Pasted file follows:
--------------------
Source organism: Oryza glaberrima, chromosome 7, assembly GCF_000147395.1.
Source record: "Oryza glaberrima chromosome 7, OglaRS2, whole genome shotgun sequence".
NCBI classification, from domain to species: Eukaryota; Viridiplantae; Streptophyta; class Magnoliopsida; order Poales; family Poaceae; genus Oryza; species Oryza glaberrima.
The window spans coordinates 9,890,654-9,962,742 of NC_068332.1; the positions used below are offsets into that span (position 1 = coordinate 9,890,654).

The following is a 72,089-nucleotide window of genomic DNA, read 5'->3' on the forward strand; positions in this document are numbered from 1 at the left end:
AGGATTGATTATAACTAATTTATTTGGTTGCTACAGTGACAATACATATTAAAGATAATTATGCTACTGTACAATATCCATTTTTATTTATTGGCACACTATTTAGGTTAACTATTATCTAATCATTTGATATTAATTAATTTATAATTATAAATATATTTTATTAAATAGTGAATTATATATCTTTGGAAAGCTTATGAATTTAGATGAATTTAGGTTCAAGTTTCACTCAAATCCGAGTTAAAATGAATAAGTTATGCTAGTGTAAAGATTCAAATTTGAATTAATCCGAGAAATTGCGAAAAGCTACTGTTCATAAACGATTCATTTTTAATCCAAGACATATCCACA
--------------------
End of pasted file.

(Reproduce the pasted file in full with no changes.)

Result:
Source organism: Oryza glaberrima, chromosome 7, assembly GCF_000147395.1.
Source record: "Oryza glaberrima chromosome 7, OglaRS2, whole genome shotgun sequence".
NCBI classification, from domain to species: Eukaryota; Viridiplantae; Streptophyta; class Magnoliopsida; order Poales; family Poaceae; genus Oryza; species Oryza glaberrima.
The window spans coordinates 9,890,654-9,962,742 of NC_068332.1; the positions used below are offsets into that span (position 1 = coordinate 9,890,654).

The following is a 72,089-nucleotide window of genomic DNA, read 5'->3' on the forward strand; positions in this document are numbered from 1 at the left end:
AGGATTGATTATAACTAATTTATTTGGTTGCTACAGTGACAATACATATTAAAGATAATTATGCTACTGTACAATATCCATTTTTATTTATTGGCACACTATTTAGGTTAACTATTATCTAATCATTTGATATTAATTAATTTATAATTATAAATATATTTTATTAAATAGTGAATTATATATCTTTGGAAAGCTTATGAATTTAGATGAATTTAGGTTCAAGTTTCACTCAAATCCGAGTTAAAATGAATAAGTTATGCTAGTGTAAAGATTCAAATTTGAATTAATCCGAGAAATTGCGAAAAGCTACTGTTCATAAACGATTCATTTTTAATCCAAGACATATCCACA